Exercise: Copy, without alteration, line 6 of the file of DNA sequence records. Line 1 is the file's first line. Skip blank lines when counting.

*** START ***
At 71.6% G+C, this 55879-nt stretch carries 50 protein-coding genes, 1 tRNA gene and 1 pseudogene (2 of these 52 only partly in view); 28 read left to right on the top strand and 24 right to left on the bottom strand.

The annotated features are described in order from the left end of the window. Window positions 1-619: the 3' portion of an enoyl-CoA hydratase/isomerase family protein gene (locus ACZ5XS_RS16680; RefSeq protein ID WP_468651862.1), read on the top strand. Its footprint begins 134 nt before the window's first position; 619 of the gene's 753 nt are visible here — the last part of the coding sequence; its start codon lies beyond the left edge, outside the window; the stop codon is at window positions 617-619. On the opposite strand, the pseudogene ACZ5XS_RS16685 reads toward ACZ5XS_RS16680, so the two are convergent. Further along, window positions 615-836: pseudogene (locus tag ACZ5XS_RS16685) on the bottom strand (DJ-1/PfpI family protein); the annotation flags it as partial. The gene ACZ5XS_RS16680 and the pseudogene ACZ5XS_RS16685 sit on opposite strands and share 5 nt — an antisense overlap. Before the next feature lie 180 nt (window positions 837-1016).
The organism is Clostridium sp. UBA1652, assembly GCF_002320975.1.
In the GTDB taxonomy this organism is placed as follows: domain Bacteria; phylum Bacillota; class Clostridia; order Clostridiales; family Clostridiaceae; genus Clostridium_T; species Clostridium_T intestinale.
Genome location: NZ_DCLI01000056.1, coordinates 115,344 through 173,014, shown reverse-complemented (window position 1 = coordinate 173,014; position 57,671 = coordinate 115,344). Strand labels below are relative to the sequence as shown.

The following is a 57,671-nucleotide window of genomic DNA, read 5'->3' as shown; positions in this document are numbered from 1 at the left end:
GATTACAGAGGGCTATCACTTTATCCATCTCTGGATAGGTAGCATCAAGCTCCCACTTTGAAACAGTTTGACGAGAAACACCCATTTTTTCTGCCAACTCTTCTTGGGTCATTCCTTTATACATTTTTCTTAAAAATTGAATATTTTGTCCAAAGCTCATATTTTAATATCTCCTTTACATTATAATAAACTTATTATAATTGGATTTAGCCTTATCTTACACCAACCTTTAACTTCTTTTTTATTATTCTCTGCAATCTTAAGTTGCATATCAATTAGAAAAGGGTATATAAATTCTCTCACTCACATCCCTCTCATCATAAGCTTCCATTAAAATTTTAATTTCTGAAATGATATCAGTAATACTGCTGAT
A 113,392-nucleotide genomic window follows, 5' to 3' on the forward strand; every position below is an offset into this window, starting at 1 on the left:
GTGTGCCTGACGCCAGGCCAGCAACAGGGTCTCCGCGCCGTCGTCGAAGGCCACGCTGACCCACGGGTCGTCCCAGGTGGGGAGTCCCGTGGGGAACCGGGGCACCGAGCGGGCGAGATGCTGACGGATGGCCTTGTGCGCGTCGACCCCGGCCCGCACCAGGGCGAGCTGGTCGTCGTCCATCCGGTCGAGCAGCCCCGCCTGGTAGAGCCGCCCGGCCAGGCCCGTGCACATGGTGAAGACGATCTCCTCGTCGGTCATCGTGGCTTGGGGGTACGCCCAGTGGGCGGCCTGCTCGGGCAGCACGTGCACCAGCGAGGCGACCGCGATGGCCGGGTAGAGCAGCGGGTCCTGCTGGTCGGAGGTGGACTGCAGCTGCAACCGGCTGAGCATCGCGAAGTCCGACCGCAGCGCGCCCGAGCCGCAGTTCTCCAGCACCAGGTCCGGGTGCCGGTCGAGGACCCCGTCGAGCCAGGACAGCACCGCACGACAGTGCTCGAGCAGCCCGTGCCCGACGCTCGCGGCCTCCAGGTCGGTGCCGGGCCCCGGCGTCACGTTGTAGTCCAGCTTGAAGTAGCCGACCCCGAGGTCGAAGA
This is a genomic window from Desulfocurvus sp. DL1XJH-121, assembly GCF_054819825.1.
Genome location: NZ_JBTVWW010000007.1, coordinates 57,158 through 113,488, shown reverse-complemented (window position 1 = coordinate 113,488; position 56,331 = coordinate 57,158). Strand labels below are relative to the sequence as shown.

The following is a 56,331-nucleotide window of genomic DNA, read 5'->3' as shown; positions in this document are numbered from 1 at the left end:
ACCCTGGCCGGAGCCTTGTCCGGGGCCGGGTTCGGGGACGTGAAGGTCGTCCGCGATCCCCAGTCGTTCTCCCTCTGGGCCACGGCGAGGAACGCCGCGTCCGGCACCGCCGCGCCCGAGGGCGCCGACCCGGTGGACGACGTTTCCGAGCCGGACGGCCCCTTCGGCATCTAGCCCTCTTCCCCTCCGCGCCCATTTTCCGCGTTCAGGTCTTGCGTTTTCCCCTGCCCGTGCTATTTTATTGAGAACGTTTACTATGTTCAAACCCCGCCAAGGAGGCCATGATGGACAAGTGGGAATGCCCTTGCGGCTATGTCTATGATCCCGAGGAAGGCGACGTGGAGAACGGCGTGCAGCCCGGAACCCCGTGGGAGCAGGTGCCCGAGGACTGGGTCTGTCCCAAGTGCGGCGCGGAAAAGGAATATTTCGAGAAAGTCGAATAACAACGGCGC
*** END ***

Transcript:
The following is a 57,671-nucleotide window of genomic DNA, read 5'->3' as shown; positions in this document are numbered from 1 at the left end: